Robert Owen New Lanark

Robert Owen New Lanark

Robert Owen of all socialists has the most strikingly original, not to say unique, personality. One of the greatest captains of industry of his time, where else have we such a commanding figure? Nor is his socialism simply the philanthropy of the kind-hearted employer. It is true that it is not revolutionary, and that he could not bring himself to support the Chartist movement, which seems harmless enough now. He never suggested expropriation as an ideal for working men, but he exhorted them to create new capital, and it is just here that the co-operative programme differs from the collectivist even to this day. But for all practical purposes Owen was a socialist, even a communist. Indeed, he was probably the first to inscribe the word 'socialism' on his banner.

His passion for Utopias did not prevent him from initiating a number of reforms and establishing several institutions of a thoroughly practical character. Special mention ought to be made of his interest in the welfare of his workers, an inspiration that has been caught by several manufacturers since.

Nor must we imagine, simply because we have placed him along with the Associative socialists, that association was the only solution that met with his approval. As a matter of fact there is scarcely a solution of any description which was not to some extent tried by him.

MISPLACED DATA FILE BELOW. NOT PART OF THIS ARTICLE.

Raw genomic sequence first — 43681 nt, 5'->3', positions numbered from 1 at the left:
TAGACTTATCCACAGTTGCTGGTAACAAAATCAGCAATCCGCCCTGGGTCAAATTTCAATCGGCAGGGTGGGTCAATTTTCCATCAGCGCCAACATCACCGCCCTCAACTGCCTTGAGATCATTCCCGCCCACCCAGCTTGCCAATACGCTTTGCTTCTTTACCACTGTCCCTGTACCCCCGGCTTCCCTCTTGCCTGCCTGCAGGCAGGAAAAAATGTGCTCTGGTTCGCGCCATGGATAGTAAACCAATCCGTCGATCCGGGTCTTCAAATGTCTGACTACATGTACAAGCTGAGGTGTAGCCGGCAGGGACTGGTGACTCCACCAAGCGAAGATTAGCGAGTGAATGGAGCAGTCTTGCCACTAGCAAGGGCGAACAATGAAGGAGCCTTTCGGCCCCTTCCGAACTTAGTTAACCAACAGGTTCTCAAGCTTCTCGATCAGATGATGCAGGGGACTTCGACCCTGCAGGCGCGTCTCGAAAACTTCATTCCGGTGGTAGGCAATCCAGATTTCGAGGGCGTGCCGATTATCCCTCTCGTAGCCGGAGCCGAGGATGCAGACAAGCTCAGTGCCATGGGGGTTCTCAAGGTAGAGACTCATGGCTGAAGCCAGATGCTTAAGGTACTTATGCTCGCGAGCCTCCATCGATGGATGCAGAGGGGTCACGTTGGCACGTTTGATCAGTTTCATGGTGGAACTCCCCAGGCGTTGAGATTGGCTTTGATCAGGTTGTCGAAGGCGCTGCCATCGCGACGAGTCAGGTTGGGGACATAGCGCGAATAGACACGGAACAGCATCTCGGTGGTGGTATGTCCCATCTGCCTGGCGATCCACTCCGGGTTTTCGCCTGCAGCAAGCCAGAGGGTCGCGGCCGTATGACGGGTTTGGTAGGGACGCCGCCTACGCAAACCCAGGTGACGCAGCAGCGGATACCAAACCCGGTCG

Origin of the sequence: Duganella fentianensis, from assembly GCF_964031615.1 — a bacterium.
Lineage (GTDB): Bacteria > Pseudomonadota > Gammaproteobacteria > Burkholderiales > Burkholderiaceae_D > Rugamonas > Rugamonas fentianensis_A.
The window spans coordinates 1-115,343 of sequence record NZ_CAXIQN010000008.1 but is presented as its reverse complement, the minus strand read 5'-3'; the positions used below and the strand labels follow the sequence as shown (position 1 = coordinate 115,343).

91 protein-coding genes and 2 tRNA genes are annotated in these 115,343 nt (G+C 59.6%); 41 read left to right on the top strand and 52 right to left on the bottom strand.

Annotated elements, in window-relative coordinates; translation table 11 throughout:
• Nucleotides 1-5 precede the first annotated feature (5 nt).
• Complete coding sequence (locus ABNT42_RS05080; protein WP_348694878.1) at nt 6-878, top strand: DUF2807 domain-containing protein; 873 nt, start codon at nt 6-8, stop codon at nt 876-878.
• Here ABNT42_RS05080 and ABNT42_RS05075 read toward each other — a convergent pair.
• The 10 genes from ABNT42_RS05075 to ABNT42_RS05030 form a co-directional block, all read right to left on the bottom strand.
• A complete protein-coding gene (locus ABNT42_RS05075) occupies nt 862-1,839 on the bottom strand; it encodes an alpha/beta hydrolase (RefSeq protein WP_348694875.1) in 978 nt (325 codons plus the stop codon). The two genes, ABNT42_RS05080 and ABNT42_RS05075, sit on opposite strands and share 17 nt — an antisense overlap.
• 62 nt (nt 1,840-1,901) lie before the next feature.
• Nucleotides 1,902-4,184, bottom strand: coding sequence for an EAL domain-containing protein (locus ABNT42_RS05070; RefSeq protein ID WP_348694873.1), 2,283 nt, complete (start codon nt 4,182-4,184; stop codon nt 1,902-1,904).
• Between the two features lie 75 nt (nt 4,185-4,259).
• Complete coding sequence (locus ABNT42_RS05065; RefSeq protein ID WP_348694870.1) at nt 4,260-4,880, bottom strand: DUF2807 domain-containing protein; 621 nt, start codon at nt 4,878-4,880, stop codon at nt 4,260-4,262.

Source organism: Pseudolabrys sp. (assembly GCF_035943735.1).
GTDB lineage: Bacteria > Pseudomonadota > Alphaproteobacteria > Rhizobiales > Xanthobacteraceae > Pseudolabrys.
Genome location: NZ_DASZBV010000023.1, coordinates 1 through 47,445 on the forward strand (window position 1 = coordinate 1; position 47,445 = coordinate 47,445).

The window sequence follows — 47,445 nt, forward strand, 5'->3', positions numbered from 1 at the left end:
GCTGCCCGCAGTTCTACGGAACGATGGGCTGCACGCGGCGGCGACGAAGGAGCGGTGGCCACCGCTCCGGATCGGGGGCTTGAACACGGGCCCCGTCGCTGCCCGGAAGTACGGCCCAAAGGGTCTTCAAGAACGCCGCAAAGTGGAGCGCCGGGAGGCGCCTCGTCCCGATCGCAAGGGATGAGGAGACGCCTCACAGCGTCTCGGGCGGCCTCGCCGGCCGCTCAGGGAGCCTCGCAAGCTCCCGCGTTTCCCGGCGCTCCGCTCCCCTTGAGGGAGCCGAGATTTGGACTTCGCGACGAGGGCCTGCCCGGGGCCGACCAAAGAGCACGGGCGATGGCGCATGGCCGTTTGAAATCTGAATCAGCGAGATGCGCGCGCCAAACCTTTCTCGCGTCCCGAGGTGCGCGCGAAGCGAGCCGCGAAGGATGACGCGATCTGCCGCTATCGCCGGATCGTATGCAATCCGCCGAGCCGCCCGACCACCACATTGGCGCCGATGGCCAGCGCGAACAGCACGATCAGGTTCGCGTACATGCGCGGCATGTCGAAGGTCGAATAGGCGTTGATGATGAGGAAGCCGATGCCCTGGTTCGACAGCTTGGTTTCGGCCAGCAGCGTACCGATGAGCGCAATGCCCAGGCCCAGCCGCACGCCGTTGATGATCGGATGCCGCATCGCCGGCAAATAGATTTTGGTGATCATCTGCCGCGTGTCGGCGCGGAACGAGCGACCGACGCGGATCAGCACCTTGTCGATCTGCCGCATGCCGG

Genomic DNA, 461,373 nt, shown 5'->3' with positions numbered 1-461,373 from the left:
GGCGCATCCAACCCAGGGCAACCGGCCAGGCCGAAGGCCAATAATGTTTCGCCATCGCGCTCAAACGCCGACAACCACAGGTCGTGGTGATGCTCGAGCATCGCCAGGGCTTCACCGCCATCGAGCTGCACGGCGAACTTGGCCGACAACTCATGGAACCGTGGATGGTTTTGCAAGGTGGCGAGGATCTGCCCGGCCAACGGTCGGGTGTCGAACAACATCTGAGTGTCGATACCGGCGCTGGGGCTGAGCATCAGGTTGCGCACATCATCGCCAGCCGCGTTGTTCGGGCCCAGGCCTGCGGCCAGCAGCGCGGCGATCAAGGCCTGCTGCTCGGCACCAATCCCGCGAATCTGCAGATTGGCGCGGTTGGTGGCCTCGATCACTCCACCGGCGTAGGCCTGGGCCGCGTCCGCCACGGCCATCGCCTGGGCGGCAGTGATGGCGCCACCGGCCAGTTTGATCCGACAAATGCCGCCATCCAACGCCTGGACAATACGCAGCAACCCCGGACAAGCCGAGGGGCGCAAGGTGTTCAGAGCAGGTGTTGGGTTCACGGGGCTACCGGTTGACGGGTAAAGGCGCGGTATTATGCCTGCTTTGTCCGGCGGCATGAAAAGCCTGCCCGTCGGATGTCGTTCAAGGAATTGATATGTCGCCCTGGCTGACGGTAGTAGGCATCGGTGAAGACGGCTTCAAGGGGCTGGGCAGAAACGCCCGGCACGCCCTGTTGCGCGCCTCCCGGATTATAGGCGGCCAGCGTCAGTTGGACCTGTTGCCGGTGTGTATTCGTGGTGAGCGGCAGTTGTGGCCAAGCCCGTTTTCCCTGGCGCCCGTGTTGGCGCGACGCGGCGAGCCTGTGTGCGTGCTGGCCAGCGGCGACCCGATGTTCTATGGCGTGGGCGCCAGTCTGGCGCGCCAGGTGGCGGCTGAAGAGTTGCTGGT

Beginning with the establishment of model workshops in his fac­tory at New Lanark, there is hardly a suggestion incorporated in his exposition of socialism which was not attempted and even successfully applied in the course of his experiments there. Among them are in­cluded such important developments as workmen's dwellings, refec­tories, the appointment of officials to look after the social and moral welfare of the workers, etc.

These experiments had the further distinction of serving as a model for the factory legislation of the next fifty years. We have only to glance at the following programme of reforms effected by him to realize this:

1. He reduced the hours of labour from seventeen to ten per diem.
2. No children under ten years of age were employed, but free education was supplied them in schools built for the purpose.
3. All fines—then a common feature of all workshops—were abolished.

Seeing that neither his experiments nor his prestige as an employer were sufficient to influence his fellow employers, he now tried to gain the sympathetic attention of the legislature. He turned first of all to the British Government, and then to that of other countries, looking to legislation to provide what he believed should have been supplied by the goodwill of the ruling classes themselves.

Even before the days of Lord Shaftesbury he had inaugurated a campaign in favour of limiting the hours of children working in fac­tories. In 1819 the first Factory Act was passed, fixing the minimum age at which children might be employed at nine years, although Owen himself would have put it at ten.

Discouraged by the little support which he obtained for his projects, and having satisfied himself as to the impotence of both patronage and legislation as forces of social progress, he turned his attention to a third possibility, namely, association. Association, he imagined, would create that new environment without which no solution of the social question was ever possible.